In general I find the Ronchi test more convenient than the knife-edge for this work. Since I'm shooting for straight fringes, it's pretty easy to tell when the figure looks good. You don't even need a filter for this job, since working with 7 or so dark Ronchi bands and a 100 line grating will keep the color error from confusing your interpretation. A knife-edge and filter, however, does make for more precise interpretations.

But even without a filter it is also possible to figure using a knife-edge tester. The main difficulty is that the left and right halves of the lens will show vivid and contrasting colors: near best focus the right half (if the light source is on the left) will look yellowish green when you cutoff the return beam, and the left half will look reddish purple. Both side will appear of roughly equal intensity. When you move away from best focus the coloration changes and far from focus returns to a basically gray tone. If zonal errors are present, when you insert the knife-edge near best focus, you can still see grayish arcs, just as in mirror testing, but the arcs are now immersed in the brightly colored extraneous light. You could never take zonal measurements this way, but you don't need to. All you are after is a spherical wavefront. So with perseverance, it should be possible (I've never tried this) to figure the gray zones away just as you would if you wanted a spherical mirror. An excellent cutoff would show the right side of the lens go uniform dark, and no dark zones on the left side but only the bright reddish purple of the unfocused secondary spectrum (you'd see this color all over the mirror, but the knife-edge has cut it off on the right side). Of course, if your light source is on the right and knife-edge on the left then you have to reverse this colorful scheme! I might also note that this is a place where LEDs for light sources works well as you don't have to worry about the color problem!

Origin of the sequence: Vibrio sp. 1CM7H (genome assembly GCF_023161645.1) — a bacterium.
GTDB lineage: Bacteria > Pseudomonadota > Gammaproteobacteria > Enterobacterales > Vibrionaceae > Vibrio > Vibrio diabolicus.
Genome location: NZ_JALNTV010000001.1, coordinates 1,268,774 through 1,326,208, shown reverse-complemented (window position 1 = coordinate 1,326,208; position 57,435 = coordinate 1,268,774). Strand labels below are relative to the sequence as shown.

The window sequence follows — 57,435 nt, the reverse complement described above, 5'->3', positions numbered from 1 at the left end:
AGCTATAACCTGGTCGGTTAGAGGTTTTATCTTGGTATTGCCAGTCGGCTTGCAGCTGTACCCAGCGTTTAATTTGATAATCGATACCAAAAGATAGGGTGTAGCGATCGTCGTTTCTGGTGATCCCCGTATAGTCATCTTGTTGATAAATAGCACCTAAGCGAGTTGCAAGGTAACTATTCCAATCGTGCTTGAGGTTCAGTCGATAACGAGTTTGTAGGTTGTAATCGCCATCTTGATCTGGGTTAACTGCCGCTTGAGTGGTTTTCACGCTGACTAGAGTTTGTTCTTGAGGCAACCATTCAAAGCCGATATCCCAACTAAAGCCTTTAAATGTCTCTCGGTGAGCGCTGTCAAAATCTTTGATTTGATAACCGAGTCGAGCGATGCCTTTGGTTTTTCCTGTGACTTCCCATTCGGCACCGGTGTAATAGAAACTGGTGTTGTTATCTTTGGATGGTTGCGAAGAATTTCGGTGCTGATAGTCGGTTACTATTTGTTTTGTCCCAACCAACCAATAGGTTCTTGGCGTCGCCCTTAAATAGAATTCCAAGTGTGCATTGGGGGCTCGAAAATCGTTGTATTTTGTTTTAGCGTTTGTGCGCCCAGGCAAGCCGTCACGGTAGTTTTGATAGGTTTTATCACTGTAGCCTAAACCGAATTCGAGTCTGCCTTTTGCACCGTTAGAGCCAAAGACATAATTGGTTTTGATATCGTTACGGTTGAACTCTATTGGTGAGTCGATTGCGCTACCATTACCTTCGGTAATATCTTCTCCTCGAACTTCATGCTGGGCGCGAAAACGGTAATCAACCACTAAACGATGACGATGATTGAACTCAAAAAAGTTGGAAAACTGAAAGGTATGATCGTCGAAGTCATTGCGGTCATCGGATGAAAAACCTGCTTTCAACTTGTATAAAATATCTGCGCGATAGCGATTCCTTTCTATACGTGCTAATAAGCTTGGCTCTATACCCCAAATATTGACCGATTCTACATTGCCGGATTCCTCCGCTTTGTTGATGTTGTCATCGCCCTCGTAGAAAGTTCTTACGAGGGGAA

One last word about figuring: in less than first class pieces of optical glass, there can exist areas of slight inhomogeneity which will not have appeared clearly during the preliminary transmission test (if you used that) which is specified in Appendix 3. For a 6" objective made with current glass this should not be a problem. But on the other hand, very often when you're testing a lens either in transmission or by looking at its one concave surface by reflection, you don't see the velvety smooth texture to the wavefront which is the pride and joy of a mirror maker. The lens may look somewhat blotchy as though you have ripple.

Don't worry about this. It's difficult to get crown and flint as smooth-looking as Pyrex, in the first place, and secondly by reflection their images are more plagued with thermal effects, since they are not low expansion glasses. Moreover, in the autcollimation test you're looking in double-pass at an f/15 wavefront. It's never going to look as smooth as a single-pass center of curvature test on an f/6 or shorter mirror. It's much too sensitive. Your mirror wasn't really so smooth anyway: the knife-edge test just wasn't powerful enough to reveal the residual roughness. But real roughness in a refractor would look horrible by the autcollimation test. Try a star test, or look at the Moon, when you finish figuring. Do these objects seem less sharp than in an equal-sized Newtonian? Chances are that if the figure is decent, you'll be amazed at how razor sharp the images looks.

As for the inhomogeneities, if you find any they should be small. You can try to do what Alvan Clark did: put some rouge on your fingertips and figure them gently away. It lies beyond my scope to discuss finger polishing, but you may get some useful hints from Texerau, chapter 10-7 ("Polishing and Retouching"). Personally, I have never so-far seen a disk that I could successfully figure by finger polishing. Good luck!